The Annals of the Civil War Written by Leading Participants North and South (ed. Alexander Kelly McClure), The capture of Mason and Slidell. (search)
at the time that Mason and Slidell had made the hardest part of their journey when they passed through the blockading squadron off Charleston, and the opinion prevailed that they were safe from interference from the United States. All but Captain Wilkes accepted this view of the case, and he retained his views within himself. Having frequent occasion to visit his cabin I saw that he was deeply engaged in the perusal of international law books, from which he was taking copious notes. On November 1st, Lieutenant J. A, Greer, navigating officer, brought word to the ship that Mason and Slidell, with their secretaries and families, were booked for England by the steamer Trent to St. Thomas, and thence by the regular West India packet to Southampton. The next day we went to sea, touching at Key West on the 3d. On the 4th we returned to the Cuban coast, and cruising along the northern shore awaited further information as to the movements of the Confederate representatives from Consul Gen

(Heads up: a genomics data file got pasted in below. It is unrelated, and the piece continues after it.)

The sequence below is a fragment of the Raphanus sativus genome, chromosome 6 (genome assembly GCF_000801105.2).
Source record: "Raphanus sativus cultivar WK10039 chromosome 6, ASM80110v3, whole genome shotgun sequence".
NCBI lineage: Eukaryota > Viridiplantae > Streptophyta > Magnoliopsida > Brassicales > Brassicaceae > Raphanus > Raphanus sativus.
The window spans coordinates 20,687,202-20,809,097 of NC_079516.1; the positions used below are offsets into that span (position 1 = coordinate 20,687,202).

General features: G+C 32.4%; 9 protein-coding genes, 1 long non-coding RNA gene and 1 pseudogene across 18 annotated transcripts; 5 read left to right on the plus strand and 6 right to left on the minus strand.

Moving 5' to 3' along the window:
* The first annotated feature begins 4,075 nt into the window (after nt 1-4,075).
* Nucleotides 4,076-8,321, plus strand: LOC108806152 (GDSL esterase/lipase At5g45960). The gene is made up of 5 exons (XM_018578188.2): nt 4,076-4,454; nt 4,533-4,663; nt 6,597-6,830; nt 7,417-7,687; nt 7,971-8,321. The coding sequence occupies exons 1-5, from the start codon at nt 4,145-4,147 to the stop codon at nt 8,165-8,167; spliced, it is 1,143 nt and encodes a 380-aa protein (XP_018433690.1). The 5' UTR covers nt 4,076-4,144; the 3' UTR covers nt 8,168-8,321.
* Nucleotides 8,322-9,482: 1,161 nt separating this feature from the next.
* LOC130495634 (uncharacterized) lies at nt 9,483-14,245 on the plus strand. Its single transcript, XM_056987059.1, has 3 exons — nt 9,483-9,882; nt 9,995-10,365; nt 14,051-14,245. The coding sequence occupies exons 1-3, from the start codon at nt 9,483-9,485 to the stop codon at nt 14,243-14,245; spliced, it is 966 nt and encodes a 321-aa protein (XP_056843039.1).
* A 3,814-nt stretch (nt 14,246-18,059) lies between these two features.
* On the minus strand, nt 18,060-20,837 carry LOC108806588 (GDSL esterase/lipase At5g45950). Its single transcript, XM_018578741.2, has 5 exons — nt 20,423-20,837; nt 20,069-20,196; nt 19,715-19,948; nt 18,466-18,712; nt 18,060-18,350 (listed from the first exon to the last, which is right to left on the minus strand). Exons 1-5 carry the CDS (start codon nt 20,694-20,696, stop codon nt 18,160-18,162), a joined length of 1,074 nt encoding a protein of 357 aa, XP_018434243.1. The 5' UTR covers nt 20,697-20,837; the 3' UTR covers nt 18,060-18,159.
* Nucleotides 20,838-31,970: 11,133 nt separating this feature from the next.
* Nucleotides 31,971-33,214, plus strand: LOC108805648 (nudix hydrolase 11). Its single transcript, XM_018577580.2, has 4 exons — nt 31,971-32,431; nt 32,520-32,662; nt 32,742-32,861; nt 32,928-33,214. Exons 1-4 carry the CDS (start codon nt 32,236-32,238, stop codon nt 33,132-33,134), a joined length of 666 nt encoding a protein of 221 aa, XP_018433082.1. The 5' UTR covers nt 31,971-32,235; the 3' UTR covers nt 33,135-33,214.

Fitzhugh Lee, General Lee, Chapter 13: campaign in Virginia.-Bristol Station.-mine Run.-Wilderness. (search)
esult to us from it. His detention is very grievous to me, and, besides, I want his services. I am glad you have some socks for the army. Send them to me. They will come safely. Tell the girls to send all they can. I wish they could make some shoes, too. We have thousands of barefooted men. There is no news. General Meade, I believe, is repairing the railroad, and I presume will come on again. If I could only get some shoes and clothes for the men I would save him the trouble. On November 1st Lee reviewed his cavalry corps, much to the delight of J. E. B. Stuart, who, like Murat, was not averse to the pomp of war. The cavalry chief was in all his glory with his fighting jacket and dancing plume. The cavalry corps numbered-by the returns of the day before-seven thousand nine hundred and seventeen. Many squadrons were absent on picket and other detached duty, but at least five thousand sabers passed his front. It was an inspiring sight. The privates, who were graceful riders